clear space clear space clear space white space
A
 r c h i v e s   o f   M a r y l a n d   O n l i n e

PLEASE NOTE: The searchable text below was computer generated and may contain typographical errors. Numerical typos are particularly troubling. Click “View pdf” to see the original document.

  Maryland State Archives | Index | Help | Search
search for:
clear space
white space
Maryland Manual, 1985-86
Volume 182, Page 433   View pdf image (33K)
 Jump to  
  << PREVIOUS  NEXT >>
clear space clear space clear space white space

Chief Judge is appointed by the Chief Judge of the
Court of Appeals.

The District Court is divided into twelve geo-
graphical districts, each containing one or more
political subdivisions, with at least one judge in
each subdivision. Presently, there are 90 judges on
the Court, including the Chief Judge. The Chief
Judge is the administrative head of the Court and
appoints administrative judges for each of the
twelve districts, subject to the approval of the
Chief Judge of the Court of Appeals. A Chief
Clerk of the Court is appointed by the Chief Judge.
Administrative Clerks for each district are also
appointed, as well as commissioners who perform
such duties as issuing arrest warrants and setting
bail or collateral.

The District Court has jurisdiction in both
criminal (including motor vehicle) and civil areas.
It has little equity jurisdiction and has jurisdiction
over juvenile cases only in Montgomery County.
The exclusive jurisdiction of the District Court
generally includes all landlord/tenant cases; re-
plevin actions; motor vehicle violations; criminal
cases if the penalty is less than three years
imprisonment or does not exceed a fine of $2,500,
or both; and civil cases involving amounts not
exceeding $2,500. It has concurrent jurisdiction
with the circuit courts in civil cases over $2,500 but
not exceeding $10,000, and concurrent jurisdiction
in misdemeanors and certain enumerated felonies.
Since there are no juries provided in the District
Court, a person entitled to and electing a jury trial
must proceed to the circuit court (Code 1957, Art.
26, secs. 139-157; Code Courts and Judicial Pro-
ceedings Article, secs. 1-601 through 1-608, 2-601
through 2-607, 4-301 through 4-304, 4-401
through 4-530, 6-403, 7-301, 7-302, 9-201,
11-W2, 11-701 through 11-703, 12^01).

ADMINISTRATIVE OFFICE OF THE
COURTS

James H. Norris, Jr., State Court Administrator

Robert W. McKeever, Deputy State Court Admin-
istrator

Patricia A. Nelson, Director, Sentencing Guidelines
Project

Michael V. O'Malley, Assistant State Court Admin-
istrator, Special Projects, Research and Planning

J. Allen Hines, Assistant State Court Administrator,
Administrative Services

Jerry A. Powell, Assistant State Court Administra-
tor, Judicial Information Systems

Judiciary/433

Ernest L. Bailey, Jr., Assistant State Court Admin-
istrator, Personnel

Frank Broccolina, Assistant State Court Adminis-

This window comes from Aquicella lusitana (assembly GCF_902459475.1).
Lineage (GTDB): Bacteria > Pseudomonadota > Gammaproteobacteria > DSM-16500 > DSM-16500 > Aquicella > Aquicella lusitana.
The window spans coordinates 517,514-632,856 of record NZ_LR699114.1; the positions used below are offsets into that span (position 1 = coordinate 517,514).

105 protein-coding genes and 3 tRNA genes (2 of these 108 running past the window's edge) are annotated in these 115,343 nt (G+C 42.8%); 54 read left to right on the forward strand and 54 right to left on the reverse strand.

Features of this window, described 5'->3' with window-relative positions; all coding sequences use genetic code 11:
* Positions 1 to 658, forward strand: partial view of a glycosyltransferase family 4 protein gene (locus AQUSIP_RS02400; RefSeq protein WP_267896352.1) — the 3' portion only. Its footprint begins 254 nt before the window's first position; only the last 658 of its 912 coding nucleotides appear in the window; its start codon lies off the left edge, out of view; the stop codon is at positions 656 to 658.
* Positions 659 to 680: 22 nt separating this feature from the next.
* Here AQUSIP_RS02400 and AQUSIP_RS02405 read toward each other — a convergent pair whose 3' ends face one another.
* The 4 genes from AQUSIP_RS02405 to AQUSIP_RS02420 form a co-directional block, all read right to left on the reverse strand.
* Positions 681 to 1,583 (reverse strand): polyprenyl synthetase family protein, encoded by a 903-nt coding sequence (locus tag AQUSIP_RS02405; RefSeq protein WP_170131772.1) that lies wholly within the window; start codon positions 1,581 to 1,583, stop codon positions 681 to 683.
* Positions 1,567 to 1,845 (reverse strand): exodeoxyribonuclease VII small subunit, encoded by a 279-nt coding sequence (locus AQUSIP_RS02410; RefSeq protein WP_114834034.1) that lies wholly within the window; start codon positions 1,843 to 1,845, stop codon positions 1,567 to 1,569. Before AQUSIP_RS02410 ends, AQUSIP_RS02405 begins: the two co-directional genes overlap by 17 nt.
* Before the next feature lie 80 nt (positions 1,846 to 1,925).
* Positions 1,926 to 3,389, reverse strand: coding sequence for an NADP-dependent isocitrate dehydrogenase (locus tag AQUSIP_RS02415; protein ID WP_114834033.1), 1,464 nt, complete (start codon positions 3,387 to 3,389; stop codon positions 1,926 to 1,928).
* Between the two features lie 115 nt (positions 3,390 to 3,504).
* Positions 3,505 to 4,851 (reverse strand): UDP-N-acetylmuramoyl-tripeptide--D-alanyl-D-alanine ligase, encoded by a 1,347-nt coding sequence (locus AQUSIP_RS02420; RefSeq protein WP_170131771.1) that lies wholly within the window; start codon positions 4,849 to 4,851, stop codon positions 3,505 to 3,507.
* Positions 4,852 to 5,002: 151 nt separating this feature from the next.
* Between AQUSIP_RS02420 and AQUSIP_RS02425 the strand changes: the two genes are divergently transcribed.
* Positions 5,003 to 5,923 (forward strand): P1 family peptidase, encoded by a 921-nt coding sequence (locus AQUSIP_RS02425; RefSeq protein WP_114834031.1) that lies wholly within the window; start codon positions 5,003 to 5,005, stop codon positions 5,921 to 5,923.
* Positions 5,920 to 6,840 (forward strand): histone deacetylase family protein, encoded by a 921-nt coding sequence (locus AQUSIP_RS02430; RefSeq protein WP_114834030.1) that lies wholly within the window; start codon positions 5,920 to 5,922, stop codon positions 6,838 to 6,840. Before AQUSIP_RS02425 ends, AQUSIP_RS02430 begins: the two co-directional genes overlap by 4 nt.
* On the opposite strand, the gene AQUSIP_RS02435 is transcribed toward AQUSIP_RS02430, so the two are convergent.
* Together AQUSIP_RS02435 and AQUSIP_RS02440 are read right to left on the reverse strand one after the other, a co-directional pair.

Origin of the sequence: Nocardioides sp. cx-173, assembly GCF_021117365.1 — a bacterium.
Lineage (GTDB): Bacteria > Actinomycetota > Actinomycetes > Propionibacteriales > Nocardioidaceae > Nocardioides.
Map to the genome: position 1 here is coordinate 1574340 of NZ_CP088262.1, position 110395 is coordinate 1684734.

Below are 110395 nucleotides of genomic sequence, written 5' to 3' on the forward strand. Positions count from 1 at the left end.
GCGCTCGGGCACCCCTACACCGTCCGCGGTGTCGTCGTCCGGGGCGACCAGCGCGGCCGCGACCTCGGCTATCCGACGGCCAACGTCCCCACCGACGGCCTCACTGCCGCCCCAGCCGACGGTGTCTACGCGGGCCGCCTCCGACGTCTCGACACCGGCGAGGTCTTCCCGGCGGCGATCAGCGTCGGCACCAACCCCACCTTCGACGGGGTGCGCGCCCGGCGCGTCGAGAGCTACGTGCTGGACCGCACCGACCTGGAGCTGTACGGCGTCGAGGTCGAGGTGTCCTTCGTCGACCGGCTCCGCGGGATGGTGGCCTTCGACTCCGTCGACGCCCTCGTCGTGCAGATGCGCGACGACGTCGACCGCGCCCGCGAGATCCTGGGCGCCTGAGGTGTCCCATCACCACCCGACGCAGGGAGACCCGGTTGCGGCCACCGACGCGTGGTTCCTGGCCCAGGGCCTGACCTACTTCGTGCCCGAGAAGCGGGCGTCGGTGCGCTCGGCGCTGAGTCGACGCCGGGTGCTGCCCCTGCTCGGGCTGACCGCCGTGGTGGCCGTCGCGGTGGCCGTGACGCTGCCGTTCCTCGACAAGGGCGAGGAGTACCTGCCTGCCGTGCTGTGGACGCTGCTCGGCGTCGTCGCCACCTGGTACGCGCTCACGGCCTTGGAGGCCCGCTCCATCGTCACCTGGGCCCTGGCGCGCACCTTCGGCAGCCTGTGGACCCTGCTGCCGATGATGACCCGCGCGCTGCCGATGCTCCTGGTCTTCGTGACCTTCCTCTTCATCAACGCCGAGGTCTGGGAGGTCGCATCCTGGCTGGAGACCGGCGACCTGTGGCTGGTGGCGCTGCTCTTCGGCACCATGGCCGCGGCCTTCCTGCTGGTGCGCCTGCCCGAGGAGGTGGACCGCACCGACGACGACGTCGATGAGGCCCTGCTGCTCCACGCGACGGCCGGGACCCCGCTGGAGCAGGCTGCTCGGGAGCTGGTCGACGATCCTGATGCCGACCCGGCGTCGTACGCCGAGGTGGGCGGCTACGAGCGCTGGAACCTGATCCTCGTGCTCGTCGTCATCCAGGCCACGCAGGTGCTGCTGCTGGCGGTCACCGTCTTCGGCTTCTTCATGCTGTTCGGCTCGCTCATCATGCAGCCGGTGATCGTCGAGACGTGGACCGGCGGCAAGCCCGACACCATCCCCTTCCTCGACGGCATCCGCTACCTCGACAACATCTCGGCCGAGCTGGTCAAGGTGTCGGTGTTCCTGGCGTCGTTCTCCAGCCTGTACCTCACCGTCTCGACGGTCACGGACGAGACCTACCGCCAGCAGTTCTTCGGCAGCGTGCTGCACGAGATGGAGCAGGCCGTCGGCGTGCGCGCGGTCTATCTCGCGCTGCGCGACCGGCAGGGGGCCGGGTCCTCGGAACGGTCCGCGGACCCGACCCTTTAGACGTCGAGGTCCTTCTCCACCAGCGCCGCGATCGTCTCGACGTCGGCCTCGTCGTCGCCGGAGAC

trator, Education and Information

Courts of Appeal Building
Annapolis 21401 Telephone: 269-2141

In 1944, the people of Maryland recognized the
need for providing administrative direction to the
court system when they ratified what is now
Article IV, Section 18(b) of the Constitution,
providing that the Chief Judge of the Court of
Appeals is "the administrative head of the Judicial
system of the State." But it was not until 1955 that
the General Assembly took initial steps to provide
professional administrative staff to assist the Chief
Judge in carrying out administrative responsibili-
ties.

In the latter year, the General Assembly created
the Administrative Office of the Courts, headed by
a State Court Administrator appointed by and
serving at the pleasure of the Chief Judge of the
Court of Appeals. The State Court Administrator
and the Administrative Office provide the Chief
Judge with advice, information, facilities, and staff
to aid him in the performance of his administrative
duties, and to implement court administrative
policies established by the Chief Judge, the Court
of Appeals, and the General Assembly.

These administrative tasks include planning,
research, providing staff support for the education
and training of judges and nonjudicial personnel,
and preparation and administration of the Judicia-
ry budget. They involve liaison with the legislative
and executive branches, staff support for the
Maryland Judicial Conference and the Conference
of Circuit Judges, the operation of information
systems, and the gathering and analysis of statistics
and other management information. The Adminis-
trative Office also assists the Chief Judge in the
deployment of judges to cope with temporary
backlogs or to address shortages of judicial person-
nel (Code Courts and Judicial Proceedings Article,
sec. 13-101).

The staff of the circuit administrators in the
First, Second, Fourth, and Fifth Judicial Circuits
are also attached to the Administrative Office.

THE STATE REPORTER

Alexander L. Cummings, State Reporter

Courts of Appeal Building
Annapolis 21401 Telephone: 269-3539

 



 
clear space
clear space
white space

Please view image to verify text. To report an error, please contact us.
Maryland Manual, 1985-86
Volume 182, Page 433   View pdf image (33K)
 Jump to  
  << PREVIOUS  NEXT >>


This web site is presented for reference purposes under the doctrine of fair use. When this material is used, in whole or in part, proper citation and credit must be attributed to the Maryland State Archives. PLEASE NOTE: The site may contain material from other sources which may be under copyright. Rights assessment, and full originating source citation, is the responsibility of the user.


Tell Us What You Think About the Maryland State Archives Website!



An Archives of Maryland electronic publication.
For information contact mdlegal@mdarchives.state.md.us.

©Copyright  August 02, 2018
Maryland State Archives